Washington (CNN) -- Property rights cases at the Supreme Court attract unusually intense public scrutiny, often billed as the little guy versus the big state.
A case argued Tuesday had many of those same elements, but with a twist: Is it an unconstitutional "taking" for the government to propose the landowner pay to improve nearby state wetlands, in order to get a permit to develop his own property?
Lawyers for a Florida family call it "extortion" for the regulatory agency to "shake down" property owners, as the price for securing a green light for development.
But the state. backed by the Obama administration, says "ordinary negotiations" like this dispute are a legal, necessary part of the land mitigation process, and that the property owner here was given many options to satisfy the environmental requirements.
A slim majority of the court seemed to offer limited support.
"I can't see where there's a taking here," said Justice Antonin Scalia. "Nothing's been taken," since the permit was ultimately denied.
"Why are we even in this case?" said Justice Sonia Sotomayor.
Longtime local developer Coy Koontz, Sr. owned a 15-acre lot in Orange County near Orlando. All but about 1.4 acres were later designated wetlands within a Riparian Habitat Protection Zone, putting it under jurisdiction of the local water quality district.
To fund his retirement, Koontz sought to develop almost four acres of the land along Highway 50, and applied for two state permits. In return, he agreed to place the remaining 11 acres in a permanent conservation easement, off limits to commercial use.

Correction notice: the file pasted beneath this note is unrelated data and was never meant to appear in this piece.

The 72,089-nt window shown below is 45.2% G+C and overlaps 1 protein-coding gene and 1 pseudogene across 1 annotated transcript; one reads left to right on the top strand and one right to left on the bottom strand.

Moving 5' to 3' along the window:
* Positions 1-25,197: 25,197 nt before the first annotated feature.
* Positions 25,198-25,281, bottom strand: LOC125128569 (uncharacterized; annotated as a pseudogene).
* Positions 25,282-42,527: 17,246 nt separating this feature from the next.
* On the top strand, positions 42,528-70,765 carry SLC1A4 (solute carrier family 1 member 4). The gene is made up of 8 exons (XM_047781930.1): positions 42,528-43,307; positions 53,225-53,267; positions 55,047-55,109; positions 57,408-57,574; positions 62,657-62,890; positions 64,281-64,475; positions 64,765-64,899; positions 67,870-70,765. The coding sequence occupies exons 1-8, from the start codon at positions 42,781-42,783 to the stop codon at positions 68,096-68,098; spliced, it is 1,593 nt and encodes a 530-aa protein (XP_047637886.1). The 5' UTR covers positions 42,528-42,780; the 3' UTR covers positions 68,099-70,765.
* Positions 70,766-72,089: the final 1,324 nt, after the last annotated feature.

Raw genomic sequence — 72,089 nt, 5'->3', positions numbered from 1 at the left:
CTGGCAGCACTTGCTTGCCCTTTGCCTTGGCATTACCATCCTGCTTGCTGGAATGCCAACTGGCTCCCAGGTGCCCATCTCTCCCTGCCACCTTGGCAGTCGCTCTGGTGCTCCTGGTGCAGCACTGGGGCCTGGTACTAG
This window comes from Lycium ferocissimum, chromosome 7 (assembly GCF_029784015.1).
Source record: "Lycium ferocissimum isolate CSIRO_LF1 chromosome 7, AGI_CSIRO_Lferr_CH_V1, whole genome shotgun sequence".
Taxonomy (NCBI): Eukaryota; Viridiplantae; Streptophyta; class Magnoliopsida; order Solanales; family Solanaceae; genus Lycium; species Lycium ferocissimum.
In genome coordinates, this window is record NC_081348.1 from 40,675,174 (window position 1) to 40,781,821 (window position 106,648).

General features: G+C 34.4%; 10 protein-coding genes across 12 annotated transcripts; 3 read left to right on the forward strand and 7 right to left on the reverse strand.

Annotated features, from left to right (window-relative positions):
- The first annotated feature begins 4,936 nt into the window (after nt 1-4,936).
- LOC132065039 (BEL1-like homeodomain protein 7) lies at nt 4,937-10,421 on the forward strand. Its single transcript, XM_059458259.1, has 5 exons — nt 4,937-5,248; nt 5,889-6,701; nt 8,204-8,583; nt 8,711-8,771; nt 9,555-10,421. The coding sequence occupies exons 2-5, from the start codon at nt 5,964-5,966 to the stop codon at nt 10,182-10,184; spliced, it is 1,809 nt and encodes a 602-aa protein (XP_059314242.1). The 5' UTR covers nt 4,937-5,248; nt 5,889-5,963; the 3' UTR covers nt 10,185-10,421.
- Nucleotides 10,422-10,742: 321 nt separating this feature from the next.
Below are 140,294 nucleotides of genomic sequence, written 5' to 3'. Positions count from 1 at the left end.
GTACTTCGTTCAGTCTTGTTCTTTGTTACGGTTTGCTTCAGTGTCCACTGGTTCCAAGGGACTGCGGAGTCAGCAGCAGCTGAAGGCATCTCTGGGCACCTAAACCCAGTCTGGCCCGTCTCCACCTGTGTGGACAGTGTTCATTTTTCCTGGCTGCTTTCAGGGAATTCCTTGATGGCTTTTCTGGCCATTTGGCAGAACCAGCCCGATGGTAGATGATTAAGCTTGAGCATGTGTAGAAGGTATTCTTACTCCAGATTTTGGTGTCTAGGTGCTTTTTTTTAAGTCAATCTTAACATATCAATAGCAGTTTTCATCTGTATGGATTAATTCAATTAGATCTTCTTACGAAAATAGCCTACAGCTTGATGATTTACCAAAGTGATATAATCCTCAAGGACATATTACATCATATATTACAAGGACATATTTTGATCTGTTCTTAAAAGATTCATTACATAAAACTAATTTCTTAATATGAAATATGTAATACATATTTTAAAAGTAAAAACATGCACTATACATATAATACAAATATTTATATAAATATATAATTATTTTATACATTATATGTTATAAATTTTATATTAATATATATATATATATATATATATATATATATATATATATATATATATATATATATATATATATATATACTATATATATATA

The St. Johns River Water Management District rejected that, suggesting Koontz pay around $10,000 for improvements on about 50 acres of state-owned wetlands located up to seven miles away.
Koontz ultimately said no, while still offering to place the 11 acres of his land in trust as originally proposed. When the permits were denied, he sued, getting the legal backing of the conservative legal watchdog Pacific Legal Foundation.
He died in 2000 and now his son, Coy Koontz, Jr., is taking up the cause.
"What happened to my father and my family shouldn't happen to any property owner, anywhere," he told CNN.
The Constitution's Fifth Amendment forbids "private property be taken for public use with just compensation."
During the spirited hour of oral arguments, much of the debate centered on whether denial of a permit amounted to a "taking."
Paul Beard, arguing for Koontz, said the family was unwilling to bargain away their constitutional rights.
Justice Ruth Bader Ginsburg was not convinced.
"The record is very clear-- the [regulatory] district didn't come back and say, 'Take it or leave it, you-- improve our wetlands or you get no permit,'" she said. "The district said: here are several ways that you could sufficiently offset the adverse impact. And some of them had nothing to do with improving the government's own land."
But Chief Justice John Roberts said homeowners are often backed into a corner, a legal Catch-22 if they want to challenge the government's actions.
"Are you saying that if you are confronted with an unconstitutional condition, you have to accept it, and then you can challenge it?" he asked of the state lawyer.
Supreme Court rulings in 1987 and 1994 require the government to fairly and reasonably weigh the reasons for granting or denying land-use permits, including the scope of demands placed on the owner.
The high court, in 2005, came under fire for a 5-4 ruling allowing the state to seize homes and businesses under eminent domain, for private economic development.
The court said the state could justify such a "public purpose" because it would bring jobs and tax revenue, providing a benefit to the community at large.
But in other recent cases, the conservative majority has ruled for the property owner making the "taking" claim.
The current Florida case is Koontz v. St. Johns River Water Management District (11-1447). A ruling is die by June.